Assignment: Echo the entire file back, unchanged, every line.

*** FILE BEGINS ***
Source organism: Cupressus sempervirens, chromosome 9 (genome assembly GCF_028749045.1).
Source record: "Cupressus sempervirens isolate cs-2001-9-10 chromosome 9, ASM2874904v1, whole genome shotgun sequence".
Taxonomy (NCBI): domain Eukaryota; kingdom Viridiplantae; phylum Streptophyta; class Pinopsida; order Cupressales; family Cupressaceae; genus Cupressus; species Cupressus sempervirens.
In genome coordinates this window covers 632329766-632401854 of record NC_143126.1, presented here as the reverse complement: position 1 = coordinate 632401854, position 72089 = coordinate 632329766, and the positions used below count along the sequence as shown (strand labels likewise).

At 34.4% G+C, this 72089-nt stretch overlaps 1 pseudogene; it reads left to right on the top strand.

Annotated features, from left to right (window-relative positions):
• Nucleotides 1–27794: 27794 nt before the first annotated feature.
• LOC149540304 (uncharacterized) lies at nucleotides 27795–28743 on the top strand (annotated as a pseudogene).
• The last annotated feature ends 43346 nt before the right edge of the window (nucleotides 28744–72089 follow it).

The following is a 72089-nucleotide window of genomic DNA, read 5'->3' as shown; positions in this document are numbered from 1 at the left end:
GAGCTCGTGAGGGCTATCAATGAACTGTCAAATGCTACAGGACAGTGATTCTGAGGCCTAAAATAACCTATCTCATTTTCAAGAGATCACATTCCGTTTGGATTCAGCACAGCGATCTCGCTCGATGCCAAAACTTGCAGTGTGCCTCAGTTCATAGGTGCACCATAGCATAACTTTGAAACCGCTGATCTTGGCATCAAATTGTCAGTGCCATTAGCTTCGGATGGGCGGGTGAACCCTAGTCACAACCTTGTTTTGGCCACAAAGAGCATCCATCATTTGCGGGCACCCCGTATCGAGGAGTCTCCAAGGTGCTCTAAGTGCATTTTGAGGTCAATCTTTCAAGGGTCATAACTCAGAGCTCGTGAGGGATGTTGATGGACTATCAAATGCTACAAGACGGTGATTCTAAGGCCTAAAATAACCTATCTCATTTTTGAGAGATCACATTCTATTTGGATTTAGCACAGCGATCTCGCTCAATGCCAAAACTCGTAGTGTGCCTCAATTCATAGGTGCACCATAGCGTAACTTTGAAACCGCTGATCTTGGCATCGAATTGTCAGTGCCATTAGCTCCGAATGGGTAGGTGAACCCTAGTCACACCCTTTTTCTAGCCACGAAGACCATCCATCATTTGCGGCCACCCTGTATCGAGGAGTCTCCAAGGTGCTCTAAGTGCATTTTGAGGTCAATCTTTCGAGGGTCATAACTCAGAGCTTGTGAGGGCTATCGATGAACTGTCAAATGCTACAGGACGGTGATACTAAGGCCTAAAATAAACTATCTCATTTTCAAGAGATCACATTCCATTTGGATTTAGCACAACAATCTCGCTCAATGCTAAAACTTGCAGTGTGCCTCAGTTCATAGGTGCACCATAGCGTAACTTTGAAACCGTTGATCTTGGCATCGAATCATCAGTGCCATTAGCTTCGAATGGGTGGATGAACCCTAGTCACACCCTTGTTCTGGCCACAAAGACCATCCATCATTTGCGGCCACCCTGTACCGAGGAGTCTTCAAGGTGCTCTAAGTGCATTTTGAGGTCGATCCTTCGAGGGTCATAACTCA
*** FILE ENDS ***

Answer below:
Source organism: Cupressus sempervirens, chromosome 9 (genome assembly GCF_028749045.1).
Source record: "Cupressus sempervirens isolate cs-2001-9-10 chromosome 9, ASM2874904v1, whole genome shotgun sequence".
Taxonomy (NCBI): domain Eukaryota; kingdom Viridiplantae; phylum Streptophyta; class Pinopsida; order Cupressales; family Cupressaceae; genus Cupressus; species Cupressus sempervirens.
In genome coordinates this window covers 632329766-632401854 of record NC_143126.1, presented here as the reverse complement: position 1 = coordinate 632401854, position 72089 = coordinate 632329766, and the positions used below count along the sequence as shown (strand labels likewise).

At 34.4% G+C, this 72089-nt stretch overlaps 1 pseudogene; it reads left to right on the top strand.

Annotated features, from left to right (window-relative positions):
• Nucleotides 1–27794: 27794 nt before the first annotated feature.
• LOC149540304 (uncharacterized) lies at nucleotides 27795–28743 on the top strand (annotated as a pseudogene).
• The last annotated feature ends 43346 nt before the right edge of the window (nucleotides 28744–72089 follow it).

The following is a 72089-nucleotide window of genomic DNA, read 5'->3' as shown; positions in this document are numbered from 1 at the left end:
GAGCTCGTGAGGGCTATCAATGAACTGTCAAATGCTACAGGACAGTGATTCTGAGGCCTAAAATAACCTATCTCATTTTCAAGAGATCACATTCCGTTTGGATTCAGCACAGCGATCTCGCTCGATGCCAAAACTTGCAGTGTGCCTCAGTTCATAGGTGCACCATAGCATAACTTTGAAACCGCTGATCTTGGCATCAAATTGTCAGTGCCATTAGCTTCGGATGGGCGGGTGAACCCTAGTCACAACCTTGTTTTGGCCACAAAGAGCATCCATCATTTGCGGGCACCCCGTATCGAGGAGTCTCCAAGGTGCTCTAAGTGCATTTTGAGGTCAATCTTTCAAGGGTCATAACTCAGAGCTCGTGAGGGATGTTGATGGACTATCAAATGCTACAAGACGGTGATTCTAAGGCCTAAAATAACCTATCTCATTTTTGAGAGATCACATTCTATTTGGATTTAGCACAGCGATCTCGCTCAATGCCAAAACTCGTAGTGTGCCTCAATTCATAGGTGCACCATAGCGTAACTTTGAAACCGCTGATCTTGGCATCGAATTGTCAGTGCCATTAGCTCCGAATGGGTAGGTGAACCCTAGTCACACCCTTTTTCTAGCCACGAAGACCATCCATCATTTGCGGCCACCCTGTATCGAGGAGTCTCCAAGGTGCTCTAAGTGCATTTTGAGGTCAATCTTTCGAGGGTCATAACTCAGAGCTTGTGAGGGCTATCGATGAACTGTCAAATGCTACAGGACGGTGATACTAAGGCCTAAAATAAACTATCTCATTTTCAAGAGATCACATTCCATTTGGATTTAGCACAACAATCTCGCTCAATGCTAAAACTTGCAGTGTGCCTCAGTTCATAGGTGCACCATAGCGTAACTTTGAAACCGTTGATCTTGGCATCGAATCATCAGTGCCATTAGCTTCGAATGGGTGGATGAACCCTAGTCACACCCTTGTTCTGGCCACAAAGACCATCCATCATTTGCGGCCACCCTGTACCGAGGAGTCTTCAAGGTGCTCTAAGTGCATTTTGAGGTCGATCCTTCGAGGGTCATAACTCA